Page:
Businesses have responded to the pandemic-enforced environment through adaptability, innovation, and ideation. These three parameters have helped businesses survive the onslaught of the pandemic. Some major pandemic-induced innovations are as follows:
According to the in Small and Medium Business Trends, 99% of the surveyed businesses plan to continue with digital payments, mobile orders, and digital customer service. These factors have contributed to the ease of doing business and hence facilitated business growth.
The hotel industry was severely affected during the pandemic, especially the five-star hotels. Marriott launched the concept of Marriott Bonvoy on Wheels. This enabled customers to have luxury dining in the comfort of their own homes. This is a classic example of trying to reach out to customers when they are unable to visit the restaurants.
Small businesses were tremendously impacted during the pandemic lockdown phase. Finances and marketing support have played a critical role in their survival. Adopting new technologies has helped small businesses reach out to their target audiences. The transition to digital marketing has helped small businesses create a digital presence and thus compete effectively.
The severe impact of the pandemic was felt on the supply chain as it was impacting all major sectors. This sector has also adopted digital transformation well. All factors creating a supply-chain jam have now been successfully negated through technological interventions. Warehouse robots, forklifts, trucks without drivers, and drones are all contributing to seamless supply chain integration into the digital mode. Companies like Dunzo and BlinkIt (erstwhile Grofers) can ensure retail supplies within 20-30 minutes. A classic example of technology adoption solving a pandemic-related supply chain problem.
Another sector severely impacted by the pandemic was the education sector. It was severely dependent on the physical presence of students in class in educational institutions. The pandemic hastened the adoption of online education, relieving the physical infrastructure of the huge pressure of student numbers. What followed the online system is the now more technically correct blended system, wherein the online education system becomes an impactful partner to the full-time physical education system. Keeping in mind the education of younger students, the construction industry sought to adopt touchless taps on washbasins and toilets, and motion-sensing doors to reduce transmission chances.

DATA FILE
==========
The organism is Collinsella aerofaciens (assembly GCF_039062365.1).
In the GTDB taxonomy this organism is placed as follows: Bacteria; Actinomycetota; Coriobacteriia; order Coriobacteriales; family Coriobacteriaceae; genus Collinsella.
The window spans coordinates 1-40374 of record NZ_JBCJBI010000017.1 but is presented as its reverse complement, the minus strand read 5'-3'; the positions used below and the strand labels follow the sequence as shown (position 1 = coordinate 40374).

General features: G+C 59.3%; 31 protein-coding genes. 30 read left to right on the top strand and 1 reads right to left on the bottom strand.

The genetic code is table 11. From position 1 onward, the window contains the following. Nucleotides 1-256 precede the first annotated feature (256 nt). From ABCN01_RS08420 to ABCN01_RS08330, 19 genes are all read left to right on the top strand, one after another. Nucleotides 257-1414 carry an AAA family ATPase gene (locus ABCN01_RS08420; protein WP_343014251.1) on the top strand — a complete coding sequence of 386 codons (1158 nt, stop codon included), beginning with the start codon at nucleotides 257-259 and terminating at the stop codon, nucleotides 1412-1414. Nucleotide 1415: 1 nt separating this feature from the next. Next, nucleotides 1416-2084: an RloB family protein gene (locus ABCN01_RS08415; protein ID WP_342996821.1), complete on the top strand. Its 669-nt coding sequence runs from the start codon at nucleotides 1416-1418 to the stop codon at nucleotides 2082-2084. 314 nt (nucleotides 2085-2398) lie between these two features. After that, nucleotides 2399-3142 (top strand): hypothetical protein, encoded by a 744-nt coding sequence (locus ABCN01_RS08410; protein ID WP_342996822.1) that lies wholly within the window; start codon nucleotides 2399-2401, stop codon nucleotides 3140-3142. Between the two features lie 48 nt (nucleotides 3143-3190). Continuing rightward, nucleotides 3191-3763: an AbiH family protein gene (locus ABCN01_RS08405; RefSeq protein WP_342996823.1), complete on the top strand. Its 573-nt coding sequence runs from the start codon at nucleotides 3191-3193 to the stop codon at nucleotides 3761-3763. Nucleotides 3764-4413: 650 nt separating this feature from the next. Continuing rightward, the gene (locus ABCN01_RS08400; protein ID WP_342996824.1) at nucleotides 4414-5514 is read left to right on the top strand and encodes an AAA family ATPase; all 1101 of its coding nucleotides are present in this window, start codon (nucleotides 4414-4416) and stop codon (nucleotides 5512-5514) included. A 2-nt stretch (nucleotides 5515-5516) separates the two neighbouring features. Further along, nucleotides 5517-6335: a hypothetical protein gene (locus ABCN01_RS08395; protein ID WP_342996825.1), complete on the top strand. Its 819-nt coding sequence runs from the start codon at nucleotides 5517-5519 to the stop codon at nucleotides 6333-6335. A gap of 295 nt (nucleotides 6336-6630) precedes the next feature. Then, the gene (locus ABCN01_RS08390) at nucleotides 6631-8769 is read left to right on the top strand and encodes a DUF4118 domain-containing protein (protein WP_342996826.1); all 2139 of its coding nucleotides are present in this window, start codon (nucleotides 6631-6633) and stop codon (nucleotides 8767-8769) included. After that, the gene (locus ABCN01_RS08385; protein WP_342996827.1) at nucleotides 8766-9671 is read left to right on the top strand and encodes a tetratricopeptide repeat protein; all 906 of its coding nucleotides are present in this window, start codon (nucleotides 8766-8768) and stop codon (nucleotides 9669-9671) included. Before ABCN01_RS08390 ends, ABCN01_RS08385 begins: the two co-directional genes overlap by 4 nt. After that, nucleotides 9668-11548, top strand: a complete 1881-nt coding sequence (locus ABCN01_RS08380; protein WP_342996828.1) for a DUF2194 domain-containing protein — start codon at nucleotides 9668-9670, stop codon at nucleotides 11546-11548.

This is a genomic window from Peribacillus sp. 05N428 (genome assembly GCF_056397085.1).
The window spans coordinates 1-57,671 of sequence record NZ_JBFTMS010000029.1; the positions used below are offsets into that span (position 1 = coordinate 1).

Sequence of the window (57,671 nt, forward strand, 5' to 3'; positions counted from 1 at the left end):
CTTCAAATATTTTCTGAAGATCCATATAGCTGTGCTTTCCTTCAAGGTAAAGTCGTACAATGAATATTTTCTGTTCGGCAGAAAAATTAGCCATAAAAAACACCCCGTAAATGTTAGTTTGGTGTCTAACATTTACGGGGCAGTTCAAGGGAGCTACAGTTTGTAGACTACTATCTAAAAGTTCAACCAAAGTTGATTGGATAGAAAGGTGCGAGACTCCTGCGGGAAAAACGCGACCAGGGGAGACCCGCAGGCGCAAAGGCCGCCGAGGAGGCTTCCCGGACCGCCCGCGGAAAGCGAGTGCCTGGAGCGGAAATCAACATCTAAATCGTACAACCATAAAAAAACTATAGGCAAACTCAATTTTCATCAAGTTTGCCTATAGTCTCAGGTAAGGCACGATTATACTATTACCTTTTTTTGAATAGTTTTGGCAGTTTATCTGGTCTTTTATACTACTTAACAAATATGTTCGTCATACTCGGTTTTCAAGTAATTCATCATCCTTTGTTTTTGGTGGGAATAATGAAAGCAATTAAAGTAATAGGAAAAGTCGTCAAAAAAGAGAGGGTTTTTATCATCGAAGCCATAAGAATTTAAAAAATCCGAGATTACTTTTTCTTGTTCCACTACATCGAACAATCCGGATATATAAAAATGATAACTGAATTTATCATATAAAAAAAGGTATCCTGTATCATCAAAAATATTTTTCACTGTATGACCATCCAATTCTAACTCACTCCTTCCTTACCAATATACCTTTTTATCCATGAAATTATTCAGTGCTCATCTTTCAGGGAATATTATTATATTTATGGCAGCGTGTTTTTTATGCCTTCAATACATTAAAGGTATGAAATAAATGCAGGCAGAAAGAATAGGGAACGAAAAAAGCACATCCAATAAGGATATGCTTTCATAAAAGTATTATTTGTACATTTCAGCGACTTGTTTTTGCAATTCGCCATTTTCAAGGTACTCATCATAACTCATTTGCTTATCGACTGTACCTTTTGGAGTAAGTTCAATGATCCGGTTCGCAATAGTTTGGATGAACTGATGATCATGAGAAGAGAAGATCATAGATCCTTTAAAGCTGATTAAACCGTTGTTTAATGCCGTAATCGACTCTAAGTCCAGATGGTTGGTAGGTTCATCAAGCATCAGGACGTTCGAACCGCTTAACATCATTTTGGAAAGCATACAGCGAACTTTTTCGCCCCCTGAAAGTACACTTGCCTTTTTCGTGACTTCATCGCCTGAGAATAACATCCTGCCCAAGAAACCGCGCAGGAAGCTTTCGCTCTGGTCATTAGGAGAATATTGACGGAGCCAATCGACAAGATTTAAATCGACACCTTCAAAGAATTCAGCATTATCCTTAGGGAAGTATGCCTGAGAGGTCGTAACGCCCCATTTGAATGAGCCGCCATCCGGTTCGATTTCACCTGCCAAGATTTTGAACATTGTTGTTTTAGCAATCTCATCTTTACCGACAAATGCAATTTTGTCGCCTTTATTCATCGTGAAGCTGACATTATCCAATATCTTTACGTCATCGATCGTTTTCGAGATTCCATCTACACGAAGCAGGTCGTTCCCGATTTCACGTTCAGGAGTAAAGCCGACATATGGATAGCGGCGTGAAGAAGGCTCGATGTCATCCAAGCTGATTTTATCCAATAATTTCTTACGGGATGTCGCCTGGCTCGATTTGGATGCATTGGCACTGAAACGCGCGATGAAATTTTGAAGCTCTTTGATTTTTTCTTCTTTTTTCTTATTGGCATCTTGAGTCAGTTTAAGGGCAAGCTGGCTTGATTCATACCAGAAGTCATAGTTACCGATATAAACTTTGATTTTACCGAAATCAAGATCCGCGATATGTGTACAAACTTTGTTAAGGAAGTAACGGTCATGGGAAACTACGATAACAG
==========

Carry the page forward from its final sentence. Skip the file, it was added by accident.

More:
The healthcare sector has taken the actual brunt of the pandemic, with hospital stays, requirements for oxygen, and trained medical staff all getting seriously impacted during the first two phases of the pandemic. The Omicron phase was characterised by online doctor consultations, thereby reducing the pressure on the hospital administration. This has also extended to the treatment of other diseases wherein physical examination may not be mandated. A follow-up visit could be done online followed by the main visit, thereby reducing the risk of infection.
Community sensitivity was best seen in phase 2 of the pandemic, wherein there was a serious shortage of oxygen, hospital beds, and Remdesivir injections. Many student pools were created that sourced the exact information on hospital beds and the remdesivir injection, providing instant information to patients and their families. This proved to be the difference between life and death for many patients suffering from the disease.
To summarize, human ingenuity has always been most responsive during any crisis. This is true more so in Indian cases, as we have been a nation of ‘have nots’ rather than the ‘haves’. This may have proved to be our greatest defence in combating the disease. When nations froze and were paralysed on the course of action to be taken, we as a nation have completed 1,894,676,946 (WHO estimate as of May 2nd, 2022) vaccine doses and counting.
If necessity is the mother of invention, the pandemic has proved to be the precursor to the survival of the fittest.
Adapt, Reinvent, Survive.
The author is the Project Mentor for Lexicon Centre of MSME Excellence and the Director IQAC & Global Programs.